Scotts build thread

Scott Rowland

Finally today the phone stopped ringing and was able to get a couple hours in on car.
Parking brake lines finally mounted and cables inside car. My cables were not long enough so I had some other s.s. cable in the garage and tig welded some length on to them. After the weld I put heat shrink on the cables themselves to eliminate any chaffing to shifter cables and/or alum gas tank. Now, time to decide on handle location and then I gots some stops!

riv-nuts into alum and fastened bracket. Should be very solid. Shifter cables are tight as a guitar string right now, so will be remounting shifter. Looking at the later model chassis, I will be redoing some of the bars inside of the cockpit to make better mounting position for shifter and more room for center console and dash layout.


Scott Rowland

Jumped back into doing wiring today (yup, I jump around, what ever part is closest to me I grab, lol). Mostly just testing wire lengths and drilling some holes. Got battery cable going to front and hole cut for front harness and fastened in.
No pics today, but to keep it interesting, I will put this up for viewing pleasure! Yes, a picture of a GT Ford.


Scott Rowland

New rear pushrod, toe adjuster made. Still need to taper ends. L and R threaded. 7075 alum used, can now be polished, or anodized.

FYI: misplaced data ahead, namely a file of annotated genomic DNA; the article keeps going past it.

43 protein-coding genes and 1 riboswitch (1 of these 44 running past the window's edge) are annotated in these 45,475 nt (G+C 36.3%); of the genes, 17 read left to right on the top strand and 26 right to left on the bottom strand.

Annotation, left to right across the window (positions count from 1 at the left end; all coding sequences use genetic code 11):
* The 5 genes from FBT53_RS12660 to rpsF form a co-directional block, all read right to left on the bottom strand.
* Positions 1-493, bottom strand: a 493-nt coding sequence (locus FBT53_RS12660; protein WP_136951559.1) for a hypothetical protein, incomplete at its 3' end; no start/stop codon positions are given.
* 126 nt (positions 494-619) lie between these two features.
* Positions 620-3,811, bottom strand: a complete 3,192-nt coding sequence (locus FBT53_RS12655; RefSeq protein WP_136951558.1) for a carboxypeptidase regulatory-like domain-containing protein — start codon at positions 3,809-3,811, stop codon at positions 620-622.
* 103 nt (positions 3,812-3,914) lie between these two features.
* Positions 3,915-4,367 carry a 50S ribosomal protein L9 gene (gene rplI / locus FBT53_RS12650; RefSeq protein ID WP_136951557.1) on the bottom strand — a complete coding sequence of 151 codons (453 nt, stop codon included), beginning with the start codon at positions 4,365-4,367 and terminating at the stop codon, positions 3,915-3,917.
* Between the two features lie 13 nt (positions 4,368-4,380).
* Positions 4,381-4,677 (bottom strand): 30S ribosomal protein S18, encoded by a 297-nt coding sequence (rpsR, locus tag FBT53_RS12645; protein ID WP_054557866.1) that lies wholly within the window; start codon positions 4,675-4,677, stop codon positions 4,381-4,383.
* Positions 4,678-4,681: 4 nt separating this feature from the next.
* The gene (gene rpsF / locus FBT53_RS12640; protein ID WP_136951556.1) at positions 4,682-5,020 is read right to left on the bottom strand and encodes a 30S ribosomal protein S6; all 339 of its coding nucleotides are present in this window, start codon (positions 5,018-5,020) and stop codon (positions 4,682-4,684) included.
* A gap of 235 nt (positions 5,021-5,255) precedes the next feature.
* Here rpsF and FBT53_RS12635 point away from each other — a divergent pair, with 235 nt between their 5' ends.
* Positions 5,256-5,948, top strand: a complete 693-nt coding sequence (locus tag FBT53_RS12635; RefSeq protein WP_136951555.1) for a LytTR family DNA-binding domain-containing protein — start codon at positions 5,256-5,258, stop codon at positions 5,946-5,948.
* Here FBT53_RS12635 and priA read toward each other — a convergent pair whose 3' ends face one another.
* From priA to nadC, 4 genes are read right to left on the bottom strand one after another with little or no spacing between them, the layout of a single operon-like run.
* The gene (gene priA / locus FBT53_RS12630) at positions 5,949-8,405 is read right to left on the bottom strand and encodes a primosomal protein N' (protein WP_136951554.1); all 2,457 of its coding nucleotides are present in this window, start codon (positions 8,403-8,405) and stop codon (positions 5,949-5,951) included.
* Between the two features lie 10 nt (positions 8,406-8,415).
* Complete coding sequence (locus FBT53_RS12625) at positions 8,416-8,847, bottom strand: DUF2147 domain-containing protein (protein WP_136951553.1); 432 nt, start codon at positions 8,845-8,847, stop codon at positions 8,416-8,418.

Scott Rowland

Quick hand polish on the new bars. Installed pic.

The wiring is going...............great. Shit everywhere.

Pics of simple remounting of tilt motor to not hit your toe on or hang too low.


Scott Rowland

So much for worrying about ME breaking the windshield, found this after removing the strategicly placed vinyl banner at top of windshield. Ugh.


Scott Rowland

I guess it took the pressure off of me breaking it myself, and put that pressure right back onto my wallet! Atleast it will be months before needing the new one.
You might be surprised, this varies state to state. Texas inspects the tint on a windshield and the condition of the wiper but not the windshield itself. The material or if it has cracks doesnt matter. If you are in NY or MA, your screwed. OR might let you slide
You might be surprised, this varies state to state. Texas inspects the tint on a windshield and the condition of the wiper but not the windshield itself. The material or if it has cracks doesnt matter. If you are in NY or MA, your screwed. OR might let you slide

I'm hedging my bets and trying to get my lexan one passed here soon for MN.

The way I look at it... if it's good enough for racing, hell it's just fine for the tame streets.

Howard Jones

I have included a couple of links. Of note is the tensile strength values. 4041 CM steel is significantly stronger than 7075 T6 aluminum. 95Kish to about 83Kpsi. Shear modulus number differences between steel and aluminum are huge. 3900Ksi to about 11000Kis. Additionally I believe that CM tubing is structurally much more resistance to bending than hex solid alum shaft. It appears to me that you have reduced the strength of that push rod significantly maybe a LOT more, as it fatigues.